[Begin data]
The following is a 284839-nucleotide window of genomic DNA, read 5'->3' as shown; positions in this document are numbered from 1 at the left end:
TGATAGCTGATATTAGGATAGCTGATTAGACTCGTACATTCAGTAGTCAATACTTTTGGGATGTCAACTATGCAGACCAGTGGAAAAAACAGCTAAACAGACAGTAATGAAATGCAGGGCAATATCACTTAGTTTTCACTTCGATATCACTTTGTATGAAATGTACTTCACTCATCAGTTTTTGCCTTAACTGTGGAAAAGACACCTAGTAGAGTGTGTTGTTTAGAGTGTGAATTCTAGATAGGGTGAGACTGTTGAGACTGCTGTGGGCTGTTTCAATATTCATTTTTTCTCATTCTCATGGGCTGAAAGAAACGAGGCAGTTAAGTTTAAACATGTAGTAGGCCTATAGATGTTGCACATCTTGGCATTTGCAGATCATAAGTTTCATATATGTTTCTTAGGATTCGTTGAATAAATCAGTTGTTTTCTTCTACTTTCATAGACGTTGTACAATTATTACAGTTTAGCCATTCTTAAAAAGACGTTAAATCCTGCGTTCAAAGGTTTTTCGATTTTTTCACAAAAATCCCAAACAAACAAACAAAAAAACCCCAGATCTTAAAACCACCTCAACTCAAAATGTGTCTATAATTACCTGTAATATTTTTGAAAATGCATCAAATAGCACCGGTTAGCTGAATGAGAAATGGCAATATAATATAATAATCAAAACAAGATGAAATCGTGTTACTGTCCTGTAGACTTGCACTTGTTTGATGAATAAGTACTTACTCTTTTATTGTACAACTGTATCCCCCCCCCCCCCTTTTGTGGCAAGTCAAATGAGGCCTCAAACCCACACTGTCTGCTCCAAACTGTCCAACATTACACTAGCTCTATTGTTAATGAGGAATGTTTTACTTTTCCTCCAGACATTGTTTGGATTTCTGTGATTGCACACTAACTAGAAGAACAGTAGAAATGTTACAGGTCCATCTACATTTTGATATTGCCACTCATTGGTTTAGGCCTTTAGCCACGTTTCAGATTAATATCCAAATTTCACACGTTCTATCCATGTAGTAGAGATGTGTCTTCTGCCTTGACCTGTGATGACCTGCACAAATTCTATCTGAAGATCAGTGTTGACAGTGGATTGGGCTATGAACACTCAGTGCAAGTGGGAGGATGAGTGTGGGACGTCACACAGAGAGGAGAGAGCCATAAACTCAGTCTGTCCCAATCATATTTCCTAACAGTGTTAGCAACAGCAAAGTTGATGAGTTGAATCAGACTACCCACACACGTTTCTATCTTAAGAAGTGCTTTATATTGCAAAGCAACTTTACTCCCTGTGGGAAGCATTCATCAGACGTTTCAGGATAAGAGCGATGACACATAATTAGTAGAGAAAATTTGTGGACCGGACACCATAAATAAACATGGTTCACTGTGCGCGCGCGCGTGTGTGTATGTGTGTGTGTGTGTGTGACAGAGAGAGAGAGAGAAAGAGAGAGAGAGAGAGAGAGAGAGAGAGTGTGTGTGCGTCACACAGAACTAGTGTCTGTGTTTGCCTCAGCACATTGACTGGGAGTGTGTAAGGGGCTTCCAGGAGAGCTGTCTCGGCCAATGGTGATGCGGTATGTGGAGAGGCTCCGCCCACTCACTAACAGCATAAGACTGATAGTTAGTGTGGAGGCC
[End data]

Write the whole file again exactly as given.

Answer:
The following is a 284839-nucleotide window of genomic DNA, read 5'->3' as shown; positions in this document are numbered from 1 at the left end:
TGATAGCTGATATTAGGATAGCTGATTAGACTCGTACATTCAGTAGTCAATACTTTTGGGATGTCAACTATGCAGACCAGTGGAAAAAACAGCTAAACAGACAGTAATGAAATGCAGGGCAATATCACTTAGTTTTCACTTCGATATCACTTTGTATGAAATGTACTTCACTCATCAGTTTTTGCCTTAACTGTGGAAAAGACACCTAGTAGAGTGTGTTGTTTAGAGTGTGAATTCTAGATAGGGTGAGACTGTTGAGACTGCTGTGGGCTGTTTCAATATTCATTTTTTCTCATTCTCATGGGCTGAAAGAAACGAGGCAGTTAAGTTTAAACATGTAGTAGGCCTATAGATGTTGCACATCTTGGCATTTGCAGATCATAAGTTTCATATATGTTTCTTAGGATTCGTTGAATAAATCAGTTGTTTTCTTCTACTTTCATAGACGTTGTACAATTATTACAGTTTAGCCATTCTTAAAAAGACGTTAAATCCTGCGTTCAAAGGTTTTTCGATTTTTTCACAAAAATCCCAAACAAACAAACAAAAAAACCCCAGATCTTAAAACCACCTCAACTCAAAATGTGTCTATAATTACCTGTAATATTTTTGAAAATGCATCAAATAGCACCGGTTAGCTGAATGAGAAATGGCAATATAATATAATAATCAAAACAAGATGAAATCGTGTTACTGTCCTGTAGACTTGCACTTGTTTGATGAATAAGTACTTACTCTTTTATTGTACAACTGTATCCCCCCCCCCCCCTTTTGTGGCAAGTCAAATGAGGCCTCAAACCCACACTGTCTGCTCCAAACTGTCCAACATTACACTAGCTCTATTGTTAATGAGGAATGTTTTACTTTTCCTCCAGACATTGTTTGGATTTCTGTGATTGCACACTAACTAGAAGAACAGTAGAAATGTTACAGGTCCATCTACATTTTGATATTGCCACTCATTGGTTTAGGCCTTTAGCCACGTTTCAGATTAATATCCAAATTTCACACGTTCTATCCATGTAGTAGAGATGTGTCTTCTGCCTTGACCTGTGATGACCTGCACAAATTCTATCTGAAGATCAGTGTTGACAGTGGATTGGGCTATGAACACTCAGTGCAAGTGGGAGGATGAGTGTGGGACGTCACACAGAGAGGAGAGAGCCATAAACTCAGTCTGTCCCAATCATATTTCCTAACAGTGTTAGCAACAGCAAAGTTGATGAGTTGAATCAGACTACCCACACACGTTTCTATCTTAAGAAGTGCTTTATATTGCAAAGCAACTTTACTCCCTGTGGGAAGCATTCATCAGACGTTTCAGGATAAGAGCGATGACACATAATTAGTAGAGAAAATTTGTGGACCGGACACCATAAATAAACATGGTTCACTGTGCGCGCGCGCGTGTGTGTATGTGTGTGTGTGTGTGTGACAGAGAGAGAGAGAGAAAGAGAGAGAGAGAGAGAGAGAGAGAGAGTGTGTGTGCGTCACACAGAACTAGTGTCTGTGTTTGCCTCAGCACATTGACTGGGAGTGTGTAAGGGGCTTCCAGGAGAGCTGTCTCGGCCAATGGTGATGCGGTATGTGGAGAGGCTCCGCCCACTCACTAACAGCATAAGACTGATAGTTAGTGTGGAGGCC